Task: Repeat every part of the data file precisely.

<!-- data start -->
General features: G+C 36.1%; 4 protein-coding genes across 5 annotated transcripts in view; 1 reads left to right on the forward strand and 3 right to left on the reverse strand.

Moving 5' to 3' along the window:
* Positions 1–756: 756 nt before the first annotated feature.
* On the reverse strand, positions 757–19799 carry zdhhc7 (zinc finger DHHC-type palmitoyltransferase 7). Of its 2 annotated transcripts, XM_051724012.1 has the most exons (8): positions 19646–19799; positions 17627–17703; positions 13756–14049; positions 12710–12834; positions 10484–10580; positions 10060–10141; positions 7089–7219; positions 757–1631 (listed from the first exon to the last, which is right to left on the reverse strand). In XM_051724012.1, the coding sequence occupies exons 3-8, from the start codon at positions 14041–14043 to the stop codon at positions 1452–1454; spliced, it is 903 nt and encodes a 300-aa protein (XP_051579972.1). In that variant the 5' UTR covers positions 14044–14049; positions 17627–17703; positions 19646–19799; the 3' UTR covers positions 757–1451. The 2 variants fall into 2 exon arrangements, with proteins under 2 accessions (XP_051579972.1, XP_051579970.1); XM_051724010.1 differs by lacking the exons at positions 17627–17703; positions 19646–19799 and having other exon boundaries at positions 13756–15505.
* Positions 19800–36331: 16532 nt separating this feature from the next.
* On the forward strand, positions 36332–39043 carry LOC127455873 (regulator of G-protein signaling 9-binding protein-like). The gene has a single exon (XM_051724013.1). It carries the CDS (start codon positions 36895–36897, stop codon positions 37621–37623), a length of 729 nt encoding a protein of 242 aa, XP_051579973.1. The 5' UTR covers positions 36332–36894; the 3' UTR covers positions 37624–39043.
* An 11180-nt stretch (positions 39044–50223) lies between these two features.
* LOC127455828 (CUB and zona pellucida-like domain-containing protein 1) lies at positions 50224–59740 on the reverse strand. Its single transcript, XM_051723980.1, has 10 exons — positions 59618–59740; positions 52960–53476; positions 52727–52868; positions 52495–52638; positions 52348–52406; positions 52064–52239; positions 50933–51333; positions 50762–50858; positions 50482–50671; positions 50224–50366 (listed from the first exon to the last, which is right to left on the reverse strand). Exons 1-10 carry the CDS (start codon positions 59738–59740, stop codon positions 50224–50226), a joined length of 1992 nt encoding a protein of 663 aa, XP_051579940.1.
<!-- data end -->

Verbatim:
General features: G+C 36.1%; 4 protein-coding genes across 5 annotated transcripts in view; 1 reads left to right on the forward strand and 3 right to left on the reverse strand.

Moving 5' to 3' along the window:
* Positions 1–756: 756 nt before the first annotated feature.
* On the reverse strand, positions 757–19799 carry zdhhc7 (zinc finger DHHC-type palmitoyltransferase 7). Of its 2 annotated transcripts, XM_051724012.1 has the most exons (8): positions 19646–19799; positions 17627–17703; positions 13756–14049; positions 12710–12834; positions 10484–10580; positions 10060–10141; positions 7089–7219; positions 757–1631 (listed from the first exon to the last, which is right to left on the reverse strand). In XM_051724012.1, the coding sequence occupies exons 3-8, from the start codon at positions 14041–14043 to the stop codon at positions 1452–1454; spliced, it is 903 nt and encodes a 300-aa protein (XP_051579972.1). In that variant the 5' UTR covers positions 14044–14049; positions 17627–17703; positions 19646–19799; the 3' UTR covers positions 757–1451. The 2 variants fall into 2 exon arrangements, with proteins under 2 accessions (XP_051579972.1, XP_051579970.1); XM_051724010.1 differs by lacking the exons at positions 17627–17703; positions 19646–19799 and having other exon boundaries at positions 13756–15505.
* Positions 19800–36331: 16532 nt separating this feature from the next.
* On the forward strand, positions 36332–39043 carry LOC127455873 (regulator of G-protein signaling 9-binding protein-like). The gene has a single exon (XM_051724013.1). It carries the CDS (start codon positions 36895–36897, stop codon positions 37621–37623), a length of 729 nt encoding a protein of 242 aa, XP_051579973.1. The 5' UTR covers positions 36332–36894; the 3' UTR covers positions 37624–39043.
* An 11180-nt stretch (positions 39044–50223) lies between these two features.
* LOC127455828 (CUB and zona pellucida-like domain-containing protein 1) lies at positions 50224–59740 on the reverse strand. Its single transcript, XM_051723980.1, has 10 exons — positions 59618–59740; positions 52960–53476; positions 52727–52868; positions 52495–52638; positions 52348–52406; positions 52064–52239; positions 50933–51333; positions 50762–50858; positions 50482–50671; positions 50224–50366 (listed from the first exon to the last, which is right to left on the reverse strand). Exons 1-10 carry the CDS (start codon positions 59738–59740, stop codon positions 50224–50226), a joined length of 1992 nt encoding a protein of 663 aa, XP_051579940.1.